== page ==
Sean Kelly (25:10):

Yeah, I think, and we have like some case studies on this that we sharing out as well, but like I said, like you can start with dispatch with just one vehicle, right? And as we start to provide you enough value to hire additional drivers, you can then leverage our app, right? I’m Sean, I’m a driver. I’m gonna use a dispatch app to take orders and then I can also use Dispatches platform to get orders for my other drivers and assign those to them. Real

Scott Luton (25:39):

Orders, not ghost to orders, right?

Sean Kelly (25:42):

Real, yeah, real, real orders, real demand that depending on the market and the type of vehicle that you have, we can keep these drivers busy and help them. There can be two of you, right? If you’re a cargo van driver and you only have one band, you can only do so much <laugh>. But then if you’re able to hire more people, we can get you more income to help scale up your business. Alright,

Scott Luton (26:04):

Greg, we’re signing up today. You ready to do you ready? <laugh>? Too bad. We, we just got rid of our van, man.

Greg White (26:09):

Do you have a route where I could leave Atlanta and stop several places on the way to Savannah or Hilton Head? Yes, absolutely. <laugh> Sean, right?

Sean Kelly (26:21):

We we may

Scott Luton (26:22):

Luck Gas money, <laugh>. Yeah,

Sean Kelly (26:24):

We do operate in those markets. Yeah.

Scott Luton (26:27):

Okay. Well and that’s,

Greg White (26:28):

wow, really, that’s pretty cool.

Scott Luton (26:29):

And because Shawnee mentioned 75 or 76 different markets, do you get a chance to get out there and visit a lot of those? Is that part of what you do?

Sean Kelly (26:37):

Well, I definitely, I mean, before I started working dispatch, I downloaded the app and did some deliveries myself to kind of see what it was all about <laugh>. Oh really? Yeah. So that, that was good. But you know, over like the past like 10 years, I’ve definitely been inside of every kind of different delivery vehicle. Whether it’s like a full truckload driving around New York doing drop offs or, you know, sitting in the back of a truck while sitting unloaded. I haven’t gone out as much outside of Denver, but I definitely keep a strong pulse on our drivers on different markets to make sure that what is they’re doing is actually achievable. Yep. And that they’re, that the physical environment they’re working in is more a safe one. Mm-hmm. So I think it’s super important like to get in the driver’s shoes and actually do the job that they do as you’re building technology for them. I’m gonna say, yeah, I, I think it’s super important to like, to become like the driver and to go do the work that they do. ’cause I build technology like for them and with them. Mm-hmm. But until you’re actually doing their job, you can’t fully appreciate all that goes into it.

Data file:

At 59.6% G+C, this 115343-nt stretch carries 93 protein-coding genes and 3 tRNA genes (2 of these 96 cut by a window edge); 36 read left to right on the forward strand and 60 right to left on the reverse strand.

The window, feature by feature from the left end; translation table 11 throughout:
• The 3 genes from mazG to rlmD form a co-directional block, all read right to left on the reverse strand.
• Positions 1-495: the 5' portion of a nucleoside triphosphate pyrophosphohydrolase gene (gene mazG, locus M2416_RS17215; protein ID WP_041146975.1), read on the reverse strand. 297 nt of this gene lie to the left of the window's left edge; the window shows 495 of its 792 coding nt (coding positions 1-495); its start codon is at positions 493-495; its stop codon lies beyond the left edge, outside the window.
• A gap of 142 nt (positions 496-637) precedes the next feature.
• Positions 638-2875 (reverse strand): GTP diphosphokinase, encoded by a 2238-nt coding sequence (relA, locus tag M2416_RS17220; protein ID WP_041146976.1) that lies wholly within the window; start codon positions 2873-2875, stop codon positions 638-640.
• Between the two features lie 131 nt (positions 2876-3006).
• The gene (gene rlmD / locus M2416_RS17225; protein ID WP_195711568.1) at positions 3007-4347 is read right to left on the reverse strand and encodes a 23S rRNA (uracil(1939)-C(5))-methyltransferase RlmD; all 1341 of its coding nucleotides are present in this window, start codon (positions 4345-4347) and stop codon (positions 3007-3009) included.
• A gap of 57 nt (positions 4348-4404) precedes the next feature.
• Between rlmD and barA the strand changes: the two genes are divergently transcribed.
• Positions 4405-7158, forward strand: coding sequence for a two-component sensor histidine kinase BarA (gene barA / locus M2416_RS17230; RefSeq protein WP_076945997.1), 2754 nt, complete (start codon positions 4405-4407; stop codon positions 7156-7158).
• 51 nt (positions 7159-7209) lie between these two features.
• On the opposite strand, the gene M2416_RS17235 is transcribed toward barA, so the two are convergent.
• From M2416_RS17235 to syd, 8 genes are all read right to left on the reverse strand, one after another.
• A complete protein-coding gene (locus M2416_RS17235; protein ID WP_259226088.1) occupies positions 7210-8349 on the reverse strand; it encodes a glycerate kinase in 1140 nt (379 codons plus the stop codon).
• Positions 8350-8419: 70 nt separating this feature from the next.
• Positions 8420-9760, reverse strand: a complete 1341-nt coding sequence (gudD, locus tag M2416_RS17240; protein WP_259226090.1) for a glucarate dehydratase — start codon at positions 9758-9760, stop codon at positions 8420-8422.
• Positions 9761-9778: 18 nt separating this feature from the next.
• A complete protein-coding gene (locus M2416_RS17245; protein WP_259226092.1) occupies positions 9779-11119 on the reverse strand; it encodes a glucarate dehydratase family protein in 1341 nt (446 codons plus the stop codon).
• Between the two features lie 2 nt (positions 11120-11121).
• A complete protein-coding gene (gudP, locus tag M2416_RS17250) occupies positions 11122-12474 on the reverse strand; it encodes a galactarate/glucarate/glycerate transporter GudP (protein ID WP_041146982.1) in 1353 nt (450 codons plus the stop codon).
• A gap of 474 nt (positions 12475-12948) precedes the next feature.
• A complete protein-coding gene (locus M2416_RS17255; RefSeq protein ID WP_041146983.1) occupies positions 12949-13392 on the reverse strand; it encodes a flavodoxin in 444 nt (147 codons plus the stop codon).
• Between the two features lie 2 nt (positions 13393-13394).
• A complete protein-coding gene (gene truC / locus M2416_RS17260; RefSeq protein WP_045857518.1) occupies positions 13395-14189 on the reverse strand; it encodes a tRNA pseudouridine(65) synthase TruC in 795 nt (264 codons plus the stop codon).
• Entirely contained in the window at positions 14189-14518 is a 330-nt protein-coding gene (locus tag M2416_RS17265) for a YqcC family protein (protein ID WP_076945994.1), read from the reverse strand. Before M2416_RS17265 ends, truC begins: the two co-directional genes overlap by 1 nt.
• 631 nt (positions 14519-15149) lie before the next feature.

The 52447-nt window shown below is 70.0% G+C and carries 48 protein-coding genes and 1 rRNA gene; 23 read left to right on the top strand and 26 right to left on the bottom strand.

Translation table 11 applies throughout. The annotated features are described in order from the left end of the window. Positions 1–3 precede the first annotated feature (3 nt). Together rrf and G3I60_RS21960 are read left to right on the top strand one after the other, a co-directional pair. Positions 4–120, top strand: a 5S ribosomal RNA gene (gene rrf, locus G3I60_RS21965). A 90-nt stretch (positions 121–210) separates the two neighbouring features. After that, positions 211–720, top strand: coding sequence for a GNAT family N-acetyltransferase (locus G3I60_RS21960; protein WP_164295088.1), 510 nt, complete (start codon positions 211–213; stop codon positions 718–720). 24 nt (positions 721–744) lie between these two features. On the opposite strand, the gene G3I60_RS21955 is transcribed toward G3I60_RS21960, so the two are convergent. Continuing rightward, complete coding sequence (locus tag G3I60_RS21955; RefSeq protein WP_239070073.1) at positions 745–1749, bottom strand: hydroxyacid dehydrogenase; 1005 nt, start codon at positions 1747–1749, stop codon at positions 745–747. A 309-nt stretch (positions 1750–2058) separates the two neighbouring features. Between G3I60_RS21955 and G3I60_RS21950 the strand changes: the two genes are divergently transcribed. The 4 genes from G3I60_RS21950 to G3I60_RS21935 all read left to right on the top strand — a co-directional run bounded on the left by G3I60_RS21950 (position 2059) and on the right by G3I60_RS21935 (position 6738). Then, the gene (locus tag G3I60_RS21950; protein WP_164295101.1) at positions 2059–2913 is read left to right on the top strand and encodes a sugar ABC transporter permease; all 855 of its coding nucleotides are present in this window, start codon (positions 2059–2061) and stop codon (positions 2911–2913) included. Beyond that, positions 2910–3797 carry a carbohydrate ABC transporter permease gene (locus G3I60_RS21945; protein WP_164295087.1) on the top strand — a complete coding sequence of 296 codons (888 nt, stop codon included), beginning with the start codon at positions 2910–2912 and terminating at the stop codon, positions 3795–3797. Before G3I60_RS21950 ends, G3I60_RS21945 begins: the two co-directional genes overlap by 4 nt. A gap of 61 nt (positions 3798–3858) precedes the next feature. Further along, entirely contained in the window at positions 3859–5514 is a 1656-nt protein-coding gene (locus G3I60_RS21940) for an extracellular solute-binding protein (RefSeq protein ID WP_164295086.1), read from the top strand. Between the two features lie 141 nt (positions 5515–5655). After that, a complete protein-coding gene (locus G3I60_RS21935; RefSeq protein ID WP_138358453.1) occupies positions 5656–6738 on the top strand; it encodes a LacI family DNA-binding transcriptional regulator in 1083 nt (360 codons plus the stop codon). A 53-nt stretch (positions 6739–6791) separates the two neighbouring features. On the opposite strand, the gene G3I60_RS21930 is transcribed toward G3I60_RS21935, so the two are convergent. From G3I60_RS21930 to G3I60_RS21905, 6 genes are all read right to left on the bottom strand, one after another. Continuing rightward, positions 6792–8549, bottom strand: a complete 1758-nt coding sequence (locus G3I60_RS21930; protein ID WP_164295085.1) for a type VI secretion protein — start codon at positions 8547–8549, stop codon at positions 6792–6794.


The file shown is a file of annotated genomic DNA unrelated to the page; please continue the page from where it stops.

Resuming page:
Scott Luton (27:34):

Greg, that’s that what Sean just said over, over the last two minutes. Especially the fact that he signed up and made deliveries, you know, before his current role and how really putting, putting on the eyes and ears of the driver as you’re building technology for drivers, that is, that’s my favorite part of the interview thus far. But your thoughts, Greg, before we talk about the, some of the things.

Greg White (27:56):

Yeah, I, so it’s funny because we’ve talked to your colleagues before Sean, right? And it’s interesting kind of all the focuses that, that you all have, right? I mean, we talked about transparency and those sorts of things, but I think what’s interesting about your take on this is the, you know, the real focus on the drivers. But when you put it all together, it’s a really interesting con uh, comparison of the transparency, which enables the drivers to have a better experience along with all these other things that you’ve mentioned. Hmm. It’s super powerful. I, I’m curious, I’m gonna go off script here. Okay. Sean, prepare yourself.

Scott Luton (28:35):

I’m good.

Greg White (28:36):

I’m curious, like we’re on script <laugh>, but have you seen bus I we predicted lots of people have predicted more and more business moving to what, I don’t know what to call, call it, other than niche or smaller kind of last mile drivers. We predicted that would be the case. Are you seeing the market moving that direction just ’cause of how much is getting delivered to homes these days?

Sean Kelly (29:03):